Research Papers

Encouraging Resource-Conscious Behavior Through Product Design: The Principle of Discretization

[+] Author and Article Information
Jayesh Srivastava

e-mail: j.srivastava@mail.utoronto.ca

L. H. Shu

e-mail: shu@mie.utoronto.ca
Department of Mechanical and Industrial Engineering,
University of Toronto,
5 King's College Road,
Toronto, ON, M5S 3G8, Canada

1Corresponding author.

Contributed by the Design Theory and Methodology Committee of ASME for publication in the JOURNAL OF MECHANICAL DESIGN. Manuscript received September 28, 2011; final manuscript received April 3, 2013; published online May 9, 2013. Assoc. Editor: Karthik Ramani.

J. Mech. Des 135(6), 061002 (May 09, 2013) (9 pages) Paper No: MD-11-1406; doi: 10.1115/1.4024225 History: Received September 28, 2011; Revised April 03, 2013

Lead-user methods were applied to develop product design principles that encourage resource-conscious behavior in individuals. Old Order Mennonites (OOMs) were chosen as lead users because of their low-resource consumption lifestyles. Ethnographic analysis revealed that discretizing resource consumption facilitates and encourages conservation behaviors in OOMs. An experimental study demonstrated the effectiveness of discretization in reducing water consumption by non-OOMs. We then generated concepts for products that applied discretization and tested them with users. Concepts were revised and a prototype for saving water was created.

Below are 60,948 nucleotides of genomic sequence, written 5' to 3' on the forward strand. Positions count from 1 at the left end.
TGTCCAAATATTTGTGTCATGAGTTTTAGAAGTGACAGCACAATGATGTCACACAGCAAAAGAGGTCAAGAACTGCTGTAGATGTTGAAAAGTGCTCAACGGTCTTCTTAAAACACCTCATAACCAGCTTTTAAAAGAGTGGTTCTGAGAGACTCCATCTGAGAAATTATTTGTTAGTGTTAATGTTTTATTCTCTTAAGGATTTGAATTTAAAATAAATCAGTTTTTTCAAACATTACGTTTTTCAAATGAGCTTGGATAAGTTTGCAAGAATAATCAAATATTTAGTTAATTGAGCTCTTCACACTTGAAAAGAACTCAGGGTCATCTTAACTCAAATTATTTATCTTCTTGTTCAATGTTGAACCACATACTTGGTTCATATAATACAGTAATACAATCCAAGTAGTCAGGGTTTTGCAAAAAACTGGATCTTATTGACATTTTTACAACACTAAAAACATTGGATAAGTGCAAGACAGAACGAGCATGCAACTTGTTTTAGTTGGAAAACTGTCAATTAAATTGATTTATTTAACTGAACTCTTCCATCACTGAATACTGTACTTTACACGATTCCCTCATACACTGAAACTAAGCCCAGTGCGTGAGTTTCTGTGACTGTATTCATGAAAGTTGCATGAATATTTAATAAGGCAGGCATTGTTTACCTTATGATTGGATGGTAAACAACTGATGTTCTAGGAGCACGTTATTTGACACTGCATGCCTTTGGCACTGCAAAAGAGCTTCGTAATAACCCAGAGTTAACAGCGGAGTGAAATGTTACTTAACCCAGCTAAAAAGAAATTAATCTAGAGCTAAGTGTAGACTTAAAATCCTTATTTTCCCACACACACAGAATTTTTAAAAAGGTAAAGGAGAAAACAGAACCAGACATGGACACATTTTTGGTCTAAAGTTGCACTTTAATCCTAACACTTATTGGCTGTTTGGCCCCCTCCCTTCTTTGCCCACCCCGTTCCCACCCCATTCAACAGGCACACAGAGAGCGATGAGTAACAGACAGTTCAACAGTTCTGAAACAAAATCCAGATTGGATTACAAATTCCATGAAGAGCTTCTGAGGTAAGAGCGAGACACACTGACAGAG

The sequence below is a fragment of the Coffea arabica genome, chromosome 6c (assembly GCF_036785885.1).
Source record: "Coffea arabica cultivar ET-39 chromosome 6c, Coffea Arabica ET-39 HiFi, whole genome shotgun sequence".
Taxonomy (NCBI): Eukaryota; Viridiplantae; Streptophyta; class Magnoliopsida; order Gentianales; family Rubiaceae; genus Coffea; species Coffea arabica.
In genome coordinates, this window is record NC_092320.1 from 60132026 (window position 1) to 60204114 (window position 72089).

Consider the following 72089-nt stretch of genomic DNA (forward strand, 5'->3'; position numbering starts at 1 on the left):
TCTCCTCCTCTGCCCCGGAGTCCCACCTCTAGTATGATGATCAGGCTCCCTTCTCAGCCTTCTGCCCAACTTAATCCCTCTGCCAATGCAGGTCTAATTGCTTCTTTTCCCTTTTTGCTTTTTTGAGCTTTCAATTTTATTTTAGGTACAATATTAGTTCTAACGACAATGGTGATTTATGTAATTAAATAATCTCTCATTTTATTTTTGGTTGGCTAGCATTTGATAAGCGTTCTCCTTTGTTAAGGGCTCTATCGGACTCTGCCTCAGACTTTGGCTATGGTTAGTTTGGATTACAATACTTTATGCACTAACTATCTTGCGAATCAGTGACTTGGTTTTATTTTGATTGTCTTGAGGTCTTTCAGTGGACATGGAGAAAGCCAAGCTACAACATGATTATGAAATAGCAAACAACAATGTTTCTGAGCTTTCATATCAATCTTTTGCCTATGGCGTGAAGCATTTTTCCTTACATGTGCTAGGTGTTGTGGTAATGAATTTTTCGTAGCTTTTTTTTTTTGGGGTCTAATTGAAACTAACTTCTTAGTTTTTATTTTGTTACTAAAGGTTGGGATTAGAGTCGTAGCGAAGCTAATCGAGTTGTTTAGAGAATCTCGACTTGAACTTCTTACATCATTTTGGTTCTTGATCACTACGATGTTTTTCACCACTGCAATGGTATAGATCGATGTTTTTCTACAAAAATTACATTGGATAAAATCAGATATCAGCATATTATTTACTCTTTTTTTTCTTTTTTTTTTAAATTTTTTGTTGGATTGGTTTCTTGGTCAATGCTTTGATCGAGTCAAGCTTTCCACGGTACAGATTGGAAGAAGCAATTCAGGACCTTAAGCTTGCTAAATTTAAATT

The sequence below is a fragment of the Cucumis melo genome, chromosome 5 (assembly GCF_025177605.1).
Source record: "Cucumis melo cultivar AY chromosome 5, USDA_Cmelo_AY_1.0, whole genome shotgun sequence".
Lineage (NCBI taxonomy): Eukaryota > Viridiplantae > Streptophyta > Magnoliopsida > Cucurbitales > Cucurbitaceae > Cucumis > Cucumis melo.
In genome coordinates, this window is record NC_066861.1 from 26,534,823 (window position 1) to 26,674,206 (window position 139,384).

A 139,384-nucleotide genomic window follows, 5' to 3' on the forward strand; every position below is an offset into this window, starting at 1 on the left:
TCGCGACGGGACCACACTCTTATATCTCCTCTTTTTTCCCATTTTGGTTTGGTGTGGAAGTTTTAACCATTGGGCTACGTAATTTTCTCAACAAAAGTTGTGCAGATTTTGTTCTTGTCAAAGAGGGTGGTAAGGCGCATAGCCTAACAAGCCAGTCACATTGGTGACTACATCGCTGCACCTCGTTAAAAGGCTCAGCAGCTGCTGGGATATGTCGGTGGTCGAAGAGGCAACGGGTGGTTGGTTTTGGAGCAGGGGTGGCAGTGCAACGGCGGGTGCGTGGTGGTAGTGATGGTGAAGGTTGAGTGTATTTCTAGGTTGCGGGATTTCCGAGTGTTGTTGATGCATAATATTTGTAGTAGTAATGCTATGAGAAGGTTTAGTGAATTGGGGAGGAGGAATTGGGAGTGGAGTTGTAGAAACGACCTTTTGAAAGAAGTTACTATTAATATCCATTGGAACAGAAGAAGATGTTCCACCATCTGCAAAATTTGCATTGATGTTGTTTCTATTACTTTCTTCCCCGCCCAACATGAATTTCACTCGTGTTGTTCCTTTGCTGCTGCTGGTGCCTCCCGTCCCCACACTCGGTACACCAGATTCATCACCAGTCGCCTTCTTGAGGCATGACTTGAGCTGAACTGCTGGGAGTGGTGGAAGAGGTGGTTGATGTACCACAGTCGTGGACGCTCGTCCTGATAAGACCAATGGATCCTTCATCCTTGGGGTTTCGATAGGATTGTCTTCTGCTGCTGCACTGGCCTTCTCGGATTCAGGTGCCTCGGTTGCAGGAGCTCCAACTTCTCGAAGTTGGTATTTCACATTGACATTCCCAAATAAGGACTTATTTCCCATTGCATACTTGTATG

Copyright © 2013 by ASME
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Fig. 1

Table-tennis ball with 15 × 15 mm mark of paint

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Fig. 2

Discrete-condition container with 10 ml of water

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Fig. 3

Mean water used in three conditions (n = 28)

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Fig. 4

Relationship between user, product, and mains

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Fig. 5

Rechargeable battery pack

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Fig. 8

Countdown-snooze power-button concept

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Fig. 10

Metered-tap attachment

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Fig. 11

Metered-tap-attachment prototype




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